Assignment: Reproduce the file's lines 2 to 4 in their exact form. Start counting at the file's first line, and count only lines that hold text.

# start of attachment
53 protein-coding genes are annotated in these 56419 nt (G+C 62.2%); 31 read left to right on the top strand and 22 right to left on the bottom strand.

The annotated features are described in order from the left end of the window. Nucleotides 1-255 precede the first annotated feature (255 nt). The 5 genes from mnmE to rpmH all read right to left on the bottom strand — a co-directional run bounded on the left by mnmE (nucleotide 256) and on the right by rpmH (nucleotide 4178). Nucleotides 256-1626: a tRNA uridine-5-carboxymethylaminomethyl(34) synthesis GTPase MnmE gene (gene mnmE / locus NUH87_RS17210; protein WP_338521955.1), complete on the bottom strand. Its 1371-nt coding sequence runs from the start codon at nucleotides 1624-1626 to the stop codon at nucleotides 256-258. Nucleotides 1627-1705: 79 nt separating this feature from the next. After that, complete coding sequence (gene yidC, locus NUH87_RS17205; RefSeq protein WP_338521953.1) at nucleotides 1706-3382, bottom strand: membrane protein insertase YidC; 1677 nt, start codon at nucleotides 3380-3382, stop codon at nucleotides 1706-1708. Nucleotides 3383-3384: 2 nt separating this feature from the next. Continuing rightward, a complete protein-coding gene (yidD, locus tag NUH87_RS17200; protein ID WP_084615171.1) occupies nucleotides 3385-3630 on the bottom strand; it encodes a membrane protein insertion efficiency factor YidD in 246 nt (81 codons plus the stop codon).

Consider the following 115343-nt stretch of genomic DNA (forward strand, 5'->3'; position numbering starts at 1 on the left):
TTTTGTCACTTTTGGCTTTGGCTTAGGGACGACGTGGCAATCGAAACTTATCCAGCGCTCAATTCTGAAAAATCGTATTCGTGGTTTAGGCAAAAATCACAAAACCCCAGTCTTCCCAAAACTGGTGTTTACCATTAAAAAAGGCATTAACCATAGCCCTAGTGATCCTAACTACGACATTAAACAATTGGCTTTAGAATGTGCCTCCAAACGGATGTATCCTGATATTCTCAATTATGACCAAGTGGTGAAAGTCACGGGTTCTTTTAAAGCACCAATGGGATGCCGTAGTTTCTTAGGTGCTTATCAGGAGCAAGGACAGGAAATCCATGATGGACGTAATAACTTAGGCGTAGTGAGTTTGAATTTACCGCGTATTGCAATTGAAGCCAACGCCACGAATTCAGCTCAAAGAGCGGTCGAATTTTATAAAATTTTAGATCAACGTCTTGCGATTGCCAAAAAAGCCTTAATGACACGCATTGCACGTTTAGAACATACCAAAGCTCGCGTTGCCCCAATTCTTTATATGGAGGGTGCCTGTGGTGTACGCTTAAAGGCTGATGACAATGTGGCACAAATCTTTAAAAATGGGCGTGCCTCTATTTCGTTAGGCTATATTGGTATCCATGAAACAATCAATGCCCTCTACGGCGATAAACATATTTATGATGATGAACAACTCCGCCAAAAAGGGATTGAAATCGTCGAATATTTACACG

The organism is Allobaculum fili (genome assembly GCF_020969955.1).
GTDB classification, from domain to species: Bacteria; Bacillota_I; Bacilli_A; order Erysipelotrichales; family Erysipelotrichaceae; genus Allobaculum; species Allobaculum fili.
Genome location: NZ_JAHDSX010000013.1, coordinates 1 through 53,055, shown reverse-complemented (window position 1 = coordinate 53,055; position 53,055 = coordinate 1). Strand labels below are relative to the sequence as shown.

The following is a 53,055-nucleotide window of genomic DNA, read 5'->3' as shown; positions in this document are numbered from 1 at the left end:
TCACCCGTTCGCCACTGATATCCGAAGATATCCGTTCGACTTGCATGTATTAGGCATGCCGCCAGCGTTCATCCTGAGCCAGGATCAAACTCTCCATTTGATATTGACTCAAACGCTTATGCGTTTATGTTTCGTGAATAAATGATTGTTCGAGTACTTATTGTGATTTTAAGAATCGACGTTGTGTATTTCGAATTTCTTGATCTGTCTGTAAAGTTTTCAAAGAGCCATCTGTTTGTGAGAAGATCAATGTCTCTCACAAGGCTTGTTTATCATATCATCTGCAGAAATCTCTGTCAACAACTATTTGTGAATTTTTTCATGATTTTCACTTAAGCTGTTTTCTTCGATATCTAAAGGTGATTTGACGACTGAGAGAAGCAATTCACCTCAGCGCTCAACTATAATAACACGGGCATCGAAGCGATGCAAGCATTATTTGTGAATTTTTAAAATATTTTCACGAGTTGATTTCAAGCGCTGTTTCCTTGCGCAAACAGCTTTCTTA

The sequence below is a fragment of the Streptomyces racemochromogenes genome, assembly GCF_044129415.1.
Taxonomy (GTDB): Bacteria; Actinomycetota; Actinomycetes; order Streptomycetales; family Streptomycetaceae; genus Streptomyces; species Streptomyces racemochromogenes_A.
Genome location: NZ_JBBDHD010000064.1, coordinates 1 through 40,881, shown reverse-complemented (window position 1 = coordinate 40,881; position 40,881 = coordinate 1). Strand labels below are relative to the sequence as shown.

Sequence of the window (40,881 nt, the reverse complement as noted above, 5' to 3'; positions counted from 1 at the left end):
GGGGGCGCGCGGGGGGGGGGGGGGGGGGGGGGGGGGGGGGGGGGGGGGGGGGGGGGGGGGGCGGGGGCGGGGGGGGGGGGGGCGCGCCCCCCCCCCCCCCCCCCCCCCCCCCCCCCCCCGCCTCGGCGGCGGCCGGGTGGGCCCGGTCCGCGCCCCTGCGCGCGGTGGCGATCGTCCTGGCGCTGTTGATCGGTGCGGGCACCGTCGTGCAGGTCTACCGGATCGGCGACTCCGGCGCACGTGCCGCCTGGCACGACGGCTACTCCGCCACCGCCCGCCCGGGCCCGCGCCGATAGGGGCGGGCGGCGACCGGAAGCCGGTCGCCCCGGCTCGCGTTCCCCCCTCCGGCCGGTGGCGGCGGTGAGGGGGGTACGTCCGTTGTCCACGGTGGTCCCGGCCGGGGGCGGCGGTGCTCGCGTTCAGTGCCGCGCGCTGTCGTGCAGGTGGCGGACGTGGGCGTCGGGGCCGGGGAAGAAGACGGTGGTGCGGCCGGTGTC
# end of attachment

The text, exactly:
The annotated features are described in order from the left end of the window. Nucleotides 1-255 precede the first annotated feature (255 nt). The 5 genes from mnmE to rpmH all read right to left on the bottom strand — a co-directional run bounded on the left by mnmE (nucleotide 256) and on the right by rpmH (nucleotide 4178). Nucleotides 256-1626: a tRNA uridine-5-carboxymethylaminomethyl(34) synthesis GTPase MnmE gene (gene mnmE / locus NUH87_RS17210; protein WP_338521955.1), complete on the bottom strand. Its 1371-nt coding sequence runs from the start codon at nucleotides 1624-1626 to the stop codon at nucleotides 256-258. Nucleotides 1627-1705: 79 nt separating this feature from the next. After that, complete coding sequence (gene yidC, locus NUH87_RS17205; RefSeq protein WP_338521953.1) at nucleotides 1706-3382, bottom strand: membrane protein insertase YidC; 1677 nt, start codon at nucleotides 3380-3382, stop codon at nucleotides 1706-1708. Nucleotides 3383-3384: 2 nt separating this feature from the next. Continuing rightward, a complete protein-coding gene (yidD, locus tag NUH87_RS17200; protein ID WP_084615171.1) occupies nucleotides 3385-3630 on the bottom strand; it encodes a membrane protein insertion efficiency factor YidD in 246 nt (81 codons plus the stop codon).

Consider the following 115343-nt stretch of genomic DNA (forward strand, 5'->3'; position numbering starts at 1 on the left):
TTTTGTCACTTTTGGCTTTGGCTTAGGGACGACGTGGCAATCGAAACTTATCCAGCGCTCAATTCTGAAAAATCGTATTCGTGGTTTAGGCAAAAATCACAAAACCCCAGTCTTCCCAAAACTGGTGTTTACCATTAAAAAAGGCATTAACCATAGCCCTAGTGATCCTAACTACGACATTAAACAATTGGCTTTAGAATGTGCCTCCAAACGGATGTATCCTGATATTCTCAATTATGACCAAGTGGTGAAAGTCACGGGTTCTTTTAAAGCACCAATGGGATGCCGTAGTTTCTTAGGTGCTTATCAGGAGCAAGGACAGGAAATCCATGATGGACGTAATAACTTAGGCGTAGTGAGTTTGAATTTACCGCGTATTGCAATTGAAGCCAACGCCACGAATTCAGCTCAAAGAGCGGTCGAATTTTATAAAATTTTAGATCAACGTCTTGCGATTGCCAAAAAAGCCTTAATGACACGCATTGCACGTTTAGAACATACCAAAGCTCGCGTTGCCCCAATTCTTTATATGGAGGGTGCCTGTGGTGTACGCTTAAAGGCTGATGACAATGTGGCACAAATCTTTAAAAATGGGCGTGCCTCTATTTCGTTAGGCTATATTGGTATCCATGAAACAATCAATGCCCTCTACGGCGATAAACATATTTATGATGATGAACAACTCCGCCAAAAAGGGATTGAAATCGTCGAATATTTACACG